Validation

In addition to our own rigorous testing, all of our software has been validated against a wide variety of common standards to ensure the software produces results you can rely on.

EPC & Part L2A

Tas Engineering v9.4.2 was approved for EPC and Part L 2013 for England by DCLG on 21/03/2018:

Tas Engineering v9.4 was approved for EPC and Part L 2013 for England by DCLG on 21/10/2016:

Tas Engineering v9.3 was approved for EPC and part L 2013 for England by DCLG on 01/05/2014:

Tas 9.3 was approved for EPC and Part L 2014 for Wales by the Welsh Government on 02/10/2014:

ASHRAE 140-1

Tas has completed the building envelope and HVAC equipment performance tests as required by ASHRAE 140-1 (2004) for sections 5-2 and 5-3 and by ASHRAE 140-1 (2007) for sections 5-2, 5-3A, 5-3B and 5-4.

Of the results required for Section 5.2 output, Tas is out of range on only seven occasions. Although not required by 140-1 a brief explanation of these results is given here.

In test 440 Tas is out of range by only 0.5% and this test was also not completed by all packages (less comparative data). It’s also clear from the comparative results that only two packages account for radiation exiting back out through the window rigorously (test 440 has highly reflective internal surfaces meaning radiation will bounce many times increasing the loss of radiation). These three results are very tightly packed at 3.967, 3.975 and our result at 3.949 MWh.

The other six out of range tests are all free float cases where we are consistently very slightly cooler than the range allows. This is due to Tas employing a sophisticated radiation back loss model that incorporates cloud data and humidity to predict a more accurate sky temperature. We have confirmed this by modifying the back loss model to be typical and all six cases then fall within range. Because of good empirical agreement of this back loss model in the past, we prefer to retain it and fall out of range in these cases.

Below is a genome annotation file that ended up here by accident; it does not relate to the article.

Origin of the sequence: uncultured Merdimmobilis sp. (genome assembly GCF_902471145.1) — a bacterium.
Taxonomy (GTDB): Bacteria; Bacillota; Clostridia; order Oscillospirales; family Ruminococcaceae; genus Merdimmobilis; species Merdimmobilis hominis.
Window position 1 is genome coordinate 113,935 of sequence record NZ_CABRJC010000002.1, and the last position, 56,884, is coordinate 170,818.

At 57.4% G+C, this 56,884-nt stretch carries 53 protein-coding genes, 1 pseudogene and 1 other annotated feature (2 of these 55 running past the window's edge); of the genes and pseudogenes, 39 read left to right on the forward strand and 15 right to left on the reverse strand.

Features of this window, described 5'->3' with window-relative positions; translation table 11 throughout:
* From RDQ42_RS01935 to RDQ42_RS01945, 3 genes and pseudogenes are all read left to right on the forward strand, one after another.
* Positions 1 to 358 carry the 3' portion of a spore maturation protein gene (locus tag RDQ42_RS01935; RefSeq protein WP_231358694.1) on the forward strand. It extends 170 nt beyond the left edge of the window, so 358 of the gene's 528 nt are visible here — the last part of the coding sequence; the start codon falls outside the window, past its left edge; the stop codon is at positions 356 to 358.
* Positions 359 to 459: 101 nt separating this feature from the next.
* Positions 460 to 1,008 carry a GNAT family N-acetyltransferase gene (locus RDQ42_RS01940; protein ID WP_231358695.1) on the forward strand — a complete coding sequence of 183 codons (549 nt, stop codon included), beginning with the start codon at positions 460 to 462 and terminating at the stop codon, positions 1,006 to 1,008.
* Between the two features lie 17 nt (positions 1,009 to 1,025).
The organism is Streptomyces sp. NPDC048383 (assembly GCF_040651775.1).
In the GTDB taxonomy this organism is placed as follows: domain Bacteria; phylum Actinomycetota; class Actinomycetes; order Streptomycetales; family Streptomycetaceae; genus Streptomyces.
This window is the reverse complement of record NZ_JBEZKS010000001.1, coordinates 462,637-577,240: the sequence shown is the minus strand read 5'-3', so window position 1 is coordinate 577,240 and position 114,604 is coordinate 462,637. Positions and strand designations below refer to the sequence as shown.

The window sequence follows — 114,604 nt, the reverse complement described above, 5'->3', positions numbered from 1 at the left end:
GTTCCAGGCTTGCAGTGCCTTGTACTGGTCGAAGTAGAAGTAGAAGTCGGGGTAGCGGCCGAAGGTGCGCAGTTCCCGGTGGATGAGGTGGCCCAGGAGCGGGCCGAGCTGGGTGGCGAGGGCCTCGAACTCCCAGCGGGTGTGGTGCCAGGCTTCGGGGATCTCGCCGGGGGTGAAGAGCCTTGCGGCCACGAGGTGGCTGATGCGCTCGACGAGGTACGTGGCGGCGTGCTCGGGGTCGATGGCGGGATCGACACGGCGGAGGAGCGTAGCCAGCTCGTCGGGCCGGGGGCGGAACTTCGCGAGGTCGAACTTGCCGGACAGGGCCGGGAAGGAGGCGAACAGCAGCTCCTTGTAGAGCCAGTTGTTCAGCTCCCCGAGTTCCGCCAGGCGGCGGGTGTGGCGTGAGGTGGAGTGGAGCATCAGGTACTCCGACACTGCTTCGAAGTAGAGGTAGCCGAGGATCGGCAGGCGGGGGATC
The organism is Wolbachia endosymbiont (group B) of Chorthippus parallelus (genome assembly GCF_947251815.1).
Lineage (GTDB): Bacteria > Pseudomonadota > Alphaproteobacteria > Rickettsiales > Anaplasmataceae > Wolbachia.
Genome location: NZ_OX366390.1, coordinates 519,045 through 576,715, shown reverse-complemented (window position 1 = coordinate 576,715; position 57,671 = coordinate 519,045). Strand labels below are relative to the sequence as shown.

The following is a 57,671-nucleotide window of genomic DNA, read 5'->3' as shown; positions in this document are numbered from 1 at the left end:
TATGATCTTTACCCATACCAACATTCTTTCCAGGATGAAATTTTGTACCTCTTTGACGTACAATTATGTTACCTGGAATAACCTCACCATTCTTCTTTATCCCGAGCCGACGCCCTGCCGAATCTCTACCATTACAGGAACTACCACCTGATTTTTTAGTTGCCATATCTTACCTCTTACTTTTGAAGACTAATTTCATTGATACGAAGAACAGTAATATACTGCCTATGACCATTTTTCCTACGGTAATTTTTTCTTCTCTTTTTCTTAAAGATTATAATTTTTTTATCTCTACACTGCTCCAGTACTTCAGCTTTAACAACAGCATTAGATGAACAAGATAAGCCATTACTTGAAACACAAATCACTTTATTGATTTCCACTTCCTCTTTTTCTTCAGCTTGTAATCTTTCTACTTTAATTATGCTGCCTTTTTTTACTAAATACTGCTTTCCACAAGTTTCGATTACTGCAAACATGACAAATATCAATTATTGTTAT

Of the results required for Section 5.2 output, Tas is out of range on only seven occasions. Although not required by 140-1 a brief explanation of these results is given here.

In test 440 Tas is out of range by only 0.5% and this test was also not completed by all packages (less comparative data). It’s also clear from the comparative results that only two packages account for radiation exiting back out through the window rigorously (test 440 has highly reflective internal surfaces meaning radiation will bounce many times increasing the loss of radiation). These three results are very tightly packed at 3.967, 3.975 and our result at 3.949 MWh.

The other six out of range tests are all free float cases where we are consistently very slightly cooler than the range allows. This is due to Tas employing a sophisticated radiation back loss model that incorporates cloud data and humidity to predict a more accurate sky temperature. We have confirmed this by modifying the back loss model to be typical and all six cases then fall within range. Because of good empirical agreement of this back loss model in the past, we prefer to retain it and fall out of range in these cases.

ISO Standards

Tas 9.3.0 has demonstrated compliance to the following BS EN ISO standards. Links are provided below to download compliance reports and the Tas files used in the creation of those reports.

EN ISO 13791:2012

EN ISO 13792:2012

EN ISO 15255:2007

EN ISO 15265:2007

BEEM

Building Energy and Environmental Modelling

The Building Energy and Environmental Modelling (BEEM) software checklist can be downloaded here:(This has been superseded by CIBSE AM11 documentation released in 2015):

CIE 171:2006

(Accuracy of Lighting Computer Programs)

The CIE Technical Report CIE 171:2006 (Test Cases to Assess the Accuracy of Lighting Computer Programs) was produced to assist developers and users of lighting analysis software to validate results. Test cases have been created using TAS Daylight and the results have been validated against the results given in the CIE report. (It can be purchased at http://www.techstreet.com/standards/cie/171_2006?product_id=1253803 )

The report states that the primary target of the test cases is physically based computer simulation such as radiosity, this being the method that TAS Daylight uses. The report covers artificial lighting scenarios as well as daylighting scenarios, although only the latter are applicable to TAS daylight. The relevant test cases all have reference values which are analytically calculated, based on physical laws. Each test case addresses a different aspect of light propagation.

The test cases that were applicable and used to validate TAS Daylight are: